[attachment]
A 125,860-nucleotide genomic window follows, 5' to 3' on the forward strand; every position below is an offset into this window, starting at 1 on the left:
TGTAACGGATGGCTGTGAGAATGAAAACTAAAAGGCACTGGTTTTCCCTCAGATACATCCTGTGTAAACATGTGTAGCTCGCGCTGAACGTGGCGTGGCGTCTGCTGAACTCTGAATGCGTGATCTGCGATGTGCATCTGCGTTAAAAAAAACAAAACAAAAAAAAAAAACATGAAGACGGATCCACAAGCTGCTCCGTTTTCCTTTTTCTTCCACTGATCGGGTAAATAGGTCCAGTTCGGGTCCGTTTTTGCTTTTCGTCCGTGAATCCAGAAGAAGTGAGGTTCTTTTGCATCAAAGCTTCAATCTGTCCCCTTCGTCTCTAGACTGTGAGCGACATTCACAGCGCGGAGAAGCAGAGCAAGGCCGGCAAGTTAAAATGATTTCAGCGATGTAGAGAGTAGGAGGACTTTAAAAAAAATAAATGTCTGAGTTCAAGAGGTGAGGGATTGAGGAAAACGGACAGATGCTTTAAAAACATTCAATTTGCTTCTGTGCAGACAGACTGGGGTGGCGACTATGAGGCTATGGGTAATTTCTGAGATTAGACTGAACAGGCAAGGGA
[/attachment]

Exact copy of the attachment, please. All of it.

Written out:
A 125,860-nucleotide genomic window follows, 5' to 3' on the forward strand; every position below is an offset into this window, starting at 1 on the left:
TGTAACGGATGGCTGTGAGAATGAAAACTAAAAGGCACTGGTTTTCCCTCAGATACATCCTGTGTAAACATGTGTAGCTCGCGCTGAACGTGGCGTGGCGTCTGCTGAACTCTGAATGCGTGATCTGCGATGTGCATCTGCGTTAAAAAAAACAAAACAAAAAAAAAAAACATGAAGACGGATCCACAAGCTGCTCCGTTTTCCTTTTTCTTCCACTGATCGGGTAAATAGGTCCAGTTCGGGTCCGTTTTTGCTTTTCGTCCGTGAATCCAGAAGAAGTGAGGTTCTTTTGCATCAAAGCTTCAATCTGTCCCCTTCGTCTCTAGACTGTGAGCGACATTCACAGCGCGGAGAAGCAGAGCAAGGCCGGCAAGTTAAAATGATTTCAGCGATGTAGAGAGTAGGAGGACTTTAAAAAAAATAAATGTCTGAGTTCAAGAGGTGAGGGATTGAGGAAAACGGACAGATGCTTTAAAAACATTCAATTTGCTTCTGTGCAGACAGACTGGGGTGGCGACTATGAGGCTATGGGTAATTTCTGAGATTAGACTGAACAGGCAAGGGA